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Recovery of Cognitive Performance Following Multi-Stressor Military Training

journal contribution
posted on 01.01.2022, 00:00 authored by Jamie TaitJamie Tait, Brad AisbettBrad Aisbett, Sean Corrigan, J R Drain, Luana MainLuana Main
Objective This project aimed to assess the impact of an 8-day military training exercise on cognitive performance, and track its recovery in periods of reduced training load and partially restored sleep. Background Military personnel often work in challenging multi-stressor environments, where sleep loss is inevitable. Sleep loss can impair multiple cognitive domains, which can have disastrous consequences in military contexts. Method A total of 57 male and female soldiers undergoing the Australian Army combat engineer Initial Employment Training course were recruited and tracked over a 16-day study period which included an 8-day field-based military training exercise. Cognitive performance was assessed via a computerised battery at seven time points across four sequential study periods; 1) baseline (PRE), 2) military field training exercise which included total sleep deprivation (EX-FIELD), 3) training exercise at simulated base with restricted sleep opportunities (EX-BASE), and 4) a 3-day recovery period (REC). Subjective load, fatigue, and sleep were evaluated continuously via questionnaire and actigraphy. Results Psychomotor speed, reaction time, visual tracking and vigilance were impaired following the EX-FIELD period ( p < 0.05). The majority of affected measures recovered 2 days following EX-FIELD, being no different in EX-BASE compared to PRE. Conclusion The sensitivity of the cognitive tests to sleep restriction, and recovery, indicates they can help assess operational readiness in military personnel. Future studies should explore other indicators of, and strategies to preserve, operational readiness in military personnel. Application This study highlights the impact of work-induced fatigue on cognitive performance, and would interest authorities seeking to preserve operational readiness.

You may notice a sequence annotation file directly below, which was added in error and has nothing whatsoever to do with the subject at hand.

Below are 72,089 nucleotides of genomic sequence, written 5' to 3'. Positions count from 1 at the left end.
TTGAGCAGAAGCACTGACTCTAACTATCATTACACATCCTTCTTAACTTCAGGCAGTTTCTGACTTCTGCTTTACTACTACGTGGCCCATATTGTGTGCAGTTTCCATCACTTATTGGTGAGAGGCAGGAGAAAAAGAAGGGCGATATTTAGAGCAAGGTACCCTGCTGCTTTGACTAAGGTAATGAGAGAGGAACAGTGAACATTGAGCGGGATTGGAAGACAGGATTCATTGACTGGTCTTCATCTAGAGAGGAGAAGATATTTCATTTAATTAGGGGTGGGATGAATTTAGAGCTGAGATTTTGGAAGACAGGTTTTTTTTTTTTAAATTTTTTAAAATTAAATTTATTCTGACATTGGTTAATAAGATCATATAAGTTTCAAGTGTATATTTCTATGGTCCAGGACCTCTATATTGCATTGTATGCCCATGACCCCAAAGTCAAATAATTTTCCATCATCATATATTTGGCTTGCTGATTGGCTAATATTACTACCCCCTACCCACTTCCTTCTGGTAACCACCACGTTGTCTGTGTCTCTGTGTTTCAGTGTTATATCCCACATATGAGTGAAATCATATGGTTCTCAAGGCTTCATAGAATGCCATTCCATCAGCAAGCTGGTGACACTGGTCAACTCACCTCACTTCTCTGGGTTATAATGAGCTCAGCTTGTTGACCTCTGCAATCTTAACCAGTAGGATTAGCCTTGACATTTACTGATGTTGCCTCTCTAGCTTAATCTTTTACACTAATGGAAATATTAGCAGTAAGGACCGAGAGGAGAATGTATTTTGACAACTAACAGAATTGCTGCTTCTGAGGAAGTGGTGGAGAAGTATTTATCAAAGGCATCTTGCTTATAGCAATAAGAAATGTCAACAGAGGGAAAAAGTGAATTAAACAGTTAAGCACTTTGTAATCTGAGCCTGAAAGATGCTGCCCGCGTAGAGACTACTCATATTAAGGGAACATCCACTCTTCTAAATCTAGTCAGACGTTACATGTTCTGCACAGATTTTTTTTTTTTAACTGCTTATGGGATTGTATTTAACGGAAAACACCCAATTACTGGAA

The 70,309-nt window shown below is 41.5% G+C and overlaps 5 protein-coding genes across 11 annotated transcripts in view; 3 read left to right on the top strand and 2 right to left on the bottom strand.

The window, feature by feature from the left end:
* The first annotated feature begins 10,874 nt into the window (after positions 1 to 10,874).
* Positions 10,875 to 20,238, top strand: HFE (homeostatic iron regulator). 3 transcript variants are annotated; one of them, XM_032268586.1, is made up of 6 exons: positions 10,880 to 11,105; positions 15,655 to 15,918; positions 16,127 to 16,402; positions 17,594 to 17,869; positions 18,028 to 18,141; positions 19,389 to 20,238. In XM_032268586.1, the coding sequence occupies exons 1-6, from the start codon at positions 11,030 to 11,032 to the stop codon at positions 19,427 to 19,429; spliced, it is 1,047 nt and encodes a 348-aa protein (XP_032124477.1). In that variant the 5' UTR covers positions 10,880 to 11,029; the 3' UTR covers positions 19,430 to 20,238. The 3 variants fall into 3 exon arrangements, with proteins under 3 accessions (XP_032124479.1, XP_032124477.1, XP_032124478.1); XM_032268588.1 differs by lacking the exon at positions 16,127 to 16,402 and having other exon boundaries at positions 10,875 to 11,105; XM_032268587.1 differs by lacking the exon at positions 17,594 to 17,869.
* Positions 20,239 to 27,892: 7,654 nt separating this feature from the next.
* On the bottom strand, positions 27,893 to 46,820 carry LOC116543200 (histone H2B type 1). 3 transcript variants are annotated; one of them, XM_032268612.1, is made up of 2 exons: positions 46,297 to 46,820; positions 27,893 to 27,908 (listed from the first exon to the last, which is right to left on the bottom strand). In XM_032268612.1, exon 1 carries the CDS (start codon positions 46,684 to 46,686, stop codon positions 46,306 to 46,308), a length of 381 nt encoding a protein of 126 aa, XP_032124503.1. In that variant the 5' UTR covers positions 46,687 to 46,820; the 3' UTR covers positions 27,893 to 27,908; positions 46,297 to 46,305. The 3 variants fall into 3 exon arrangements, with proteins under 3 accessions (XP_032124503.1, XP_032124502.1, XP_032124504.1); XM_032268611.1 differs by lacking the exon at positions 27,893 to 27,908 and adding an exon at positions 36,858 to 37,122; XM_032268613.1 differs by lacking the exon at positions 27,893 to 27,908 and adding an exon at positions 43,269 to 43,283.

Human Factors

Article number

ARTN 00187208221086686


1 - 15




London, Eng.







Publication classification

C1 Refereed article in a scholarly journal